Victory in the Philippines
WHAT a difference a year makes. This time a year ago the Philippines was involved in one of the most scandalous electoral manipulations of all time.
Prodded into an election, then President Marcos took on a politically inexperienced Corazon Aquino for the presidency. He could barely disguise his contempt for her. But even so, his supporters brought out a deep box of dirty tricks to make sure the election's outcome went their way.
Thus thugs arrived at the polling booths and overturned ballot boxes, grinding pro-Aquino ballots into the ground.
There was intimidation to keep some Aquino voters from the polls. And some supporters of Mrs. Aquino were killed.
There were payoffs for those willing to sell their votes on behalf of Mr. Marcos.
There was falsifying of figures.
But so overwhelming was the movement for change in the Philippines that Mr. Marcos was ultimately defeated anyway.
Vote-counters disgusted with the extent of manipulation walked out. Women linked arms around ballot boxes to prevent their theft. ``People's power'' eventually triumphed over corruption and misrule, and Marcos had to flee to his own Hawaiian Elba.
A year later, the Philippines went to the polls again. The turnout was high, the process orderly, the results fairly counted. Violence was minimal.
It is being interpreted as a political victory for Mrs. Aquino, and indeed it is.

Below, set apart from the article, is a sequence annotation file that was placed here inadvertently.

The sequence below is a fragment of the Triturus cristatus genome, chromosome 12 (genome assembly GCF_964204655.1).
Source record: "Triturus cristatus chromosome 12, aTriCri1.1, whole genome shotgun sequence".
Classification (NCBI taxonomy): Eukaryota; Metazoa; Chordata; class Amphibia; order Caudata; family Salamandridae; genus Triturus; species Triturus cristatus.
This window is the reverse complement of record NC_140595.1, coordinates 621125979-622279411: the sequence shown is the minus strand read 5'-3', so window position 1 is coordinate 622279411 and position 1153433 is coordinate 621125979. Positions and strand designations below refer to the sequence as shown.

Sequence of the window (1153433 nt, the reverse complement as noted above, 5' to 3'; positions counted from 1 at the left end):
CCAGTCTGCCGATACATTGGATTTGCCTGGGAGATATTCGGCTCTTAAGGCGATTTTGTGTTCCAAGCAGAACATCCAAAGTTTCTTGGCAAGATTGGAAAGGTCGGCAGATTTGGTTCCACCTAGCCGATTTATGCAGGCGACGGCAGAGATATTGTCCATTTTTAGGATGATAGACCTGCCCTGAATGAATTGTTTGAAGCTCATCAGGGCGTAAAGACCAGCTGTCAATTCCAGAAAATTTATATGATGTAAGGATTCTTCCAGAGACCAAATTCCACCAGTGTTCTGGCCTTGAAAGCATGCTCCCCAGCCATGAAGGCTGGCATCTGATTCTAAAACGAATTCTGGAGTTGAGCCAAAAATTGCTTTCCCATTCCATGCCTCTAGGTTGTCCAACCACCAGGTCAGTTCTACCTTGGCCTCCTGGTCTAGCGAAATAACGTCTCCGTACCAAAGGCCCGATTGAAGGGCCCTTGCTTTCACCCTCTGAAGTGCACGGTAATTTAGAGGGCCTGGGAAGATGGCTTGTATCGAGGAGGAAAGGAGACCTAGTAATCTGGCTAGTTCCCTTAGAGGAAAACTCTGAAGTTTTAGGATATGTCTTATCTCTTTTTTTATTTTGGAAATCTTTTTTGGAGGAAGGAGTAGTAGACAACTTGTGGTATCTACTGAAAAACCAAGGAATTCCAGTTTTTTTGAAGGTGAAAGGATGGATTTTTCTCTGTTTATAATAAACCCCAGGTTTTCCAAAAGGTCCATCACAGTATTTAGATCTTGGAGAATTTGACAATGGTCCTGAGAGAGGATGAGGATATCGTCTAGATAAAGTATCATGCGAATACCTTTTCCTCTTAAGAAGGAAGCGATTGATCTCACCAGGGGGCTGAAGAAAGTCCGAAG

But the larger significance is that it is a victory for the Filipino people, and another victory for that surge of history that is propelling more and more of the world's millions out of the swamps of dictatorship and onto the firmer pathways that lead in the direction of democracy.
You can be sure that the Philippines outcome is being carefully considered today in such Asian countries as South Korea, Pakistan, and the People's Republic of China, each of them wrestling in its own way with forces demanding political reform.
What the rulers of these countries know is that despite the sweeping character of the Aquino victory, the story is far from over. How she handles the ongoing problems of her country within this newly won framework of democracy will have immense influence throughout Asia.
The confirmation of her new Constitution will strengthen her credibility and stability in dealing with critics from both the left and the right.
But there remains the problem of the communist insurgents; they have abandoned their brief fling with negotiation and gone underground again. And there are the serious economic problems of the Philippines, which the communists predictably exploit.
The question now is whether a democratic Philippines can prevail over such challenges.
If it cannot tame the communist guerrillas who seek by the gun the power they have been unable to win legitimately, then democracy-doubters in other anticommunist countries will be strengthened. They will be reinforced in their argument that democracy is a dangerous indulgence in the face of challenge from ruthless factions that do not play by the democratic rules.
It has been an extraordinary year for President Aquino, as her country has skidded from one crisis to another. A lot is riding on how she builds on the new mandate she has just been given. The repercussions of her performance will ripple far beyond the Philippines.